Stockpiling forage for fall and winter pastures
By JERRY LITTLE
Many cattle producers can take advantage of late summer and early fall growing conditions to obtain high-quality pasture for late fall and early winter grazing. This practice is called stockpiling.
The best grasses for stockpiling are cool-season grasses because they will retain good quality and palatability into winter. Kentucky bluegrass and tall fescue are two good grasses most suitable for stockpiling under our growing conditions.
Late July and August are the best times to begin stockpiling for fall and winter use. The basic steps include removing cattle from the pasture, applying the necessary fertilizer and allowing grass to accumulate growth until November or December.
Make sure to remove summer growth to three to four inches by grazing or clipping so stockpile production comes from new grass growth. You should get a soil test to determine if you need to add phosphorous, potassium or lime. Growers also need to top-dress at a rate of 40 to 60 pounds of nitrogen per acre on bluegrass and 40 to 100 pounds on tall fescue before Aug. 15. Research results have shown following these guidelines can increase dry matter production by 20 and 25 pounds per acre for each pound of nitrogen applied to bluegrass and tall fescue, respectively.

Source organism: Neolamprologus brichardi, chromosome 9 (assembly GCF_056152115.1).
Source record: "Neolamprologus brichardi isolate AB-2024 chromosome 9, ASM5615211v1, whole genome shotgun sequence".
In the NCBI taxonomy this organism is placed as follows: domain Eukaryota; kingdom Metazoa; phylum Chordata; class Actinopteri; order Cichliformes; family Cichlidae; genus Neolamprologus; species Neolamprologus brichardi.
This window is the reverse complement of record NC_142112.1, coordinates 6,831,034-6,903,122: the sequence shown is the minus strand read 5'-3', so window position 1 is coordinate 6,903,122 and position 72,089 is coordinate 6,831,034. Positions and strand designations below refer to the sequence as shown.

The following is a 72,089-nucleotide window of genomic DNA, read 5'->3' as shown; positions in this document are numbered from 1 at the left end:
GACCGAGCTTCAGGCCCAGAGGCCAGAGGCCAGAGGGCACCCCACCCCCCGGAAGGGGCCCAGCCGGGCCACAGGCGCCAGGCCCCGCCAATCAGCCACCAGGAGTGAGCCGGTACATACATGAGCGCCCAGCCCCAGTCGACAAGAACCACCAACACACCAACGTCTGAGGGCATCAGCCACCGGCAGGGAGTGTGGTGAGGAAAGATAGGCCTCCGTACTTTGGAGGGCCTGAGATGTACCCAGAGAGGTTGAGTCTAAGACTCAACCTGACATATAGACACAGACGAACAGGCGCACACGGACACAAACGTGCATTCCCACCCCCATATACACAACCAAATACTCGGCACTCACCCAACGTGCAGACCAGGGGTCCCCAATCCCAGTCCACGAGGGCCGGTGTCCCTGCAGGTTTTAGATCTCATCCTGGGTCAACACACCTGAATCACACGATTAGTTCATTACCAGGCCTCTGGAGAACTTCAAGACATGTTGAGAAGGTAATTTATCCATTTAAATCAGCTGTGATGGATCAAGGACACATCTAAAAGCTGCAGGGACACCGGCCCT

The source of nitrogen you use is important. Ammonium nitrate is the most efficient fertilizer to use when stockpiling because it is not subject to volatilization. However, ammonium nitrate is becoming more difficult to find, and it may be cost prohibitive. Research has shown that urea is about 79 to 89 percent as effective as ammonium nitrate, but urea can be just as effective as well if you use an urease inhibitor.
To maximize stockpiled forage use, be sure to graze the grass-legume fields quickly after the first frost. Pure grass stands will maintain palatability and quality much longer into the winter so you should graze these last. Also, you need to maintain a high stocking rate to prevent waste as a result of trampling. In this time of high costs, stockpiling cool-season grasses extends the grazing season, reduces winter hay feeding, provides a good return of high quality forage for each pound of nitrogen applied and provides your cowherd an ideal place for wintering and calving.
For more information and publications about stockpiling, contact the Boyle County Cooperative Extension Service.
Jerry Little is the Boyle County extension agent for Agriculture/Natural Resources.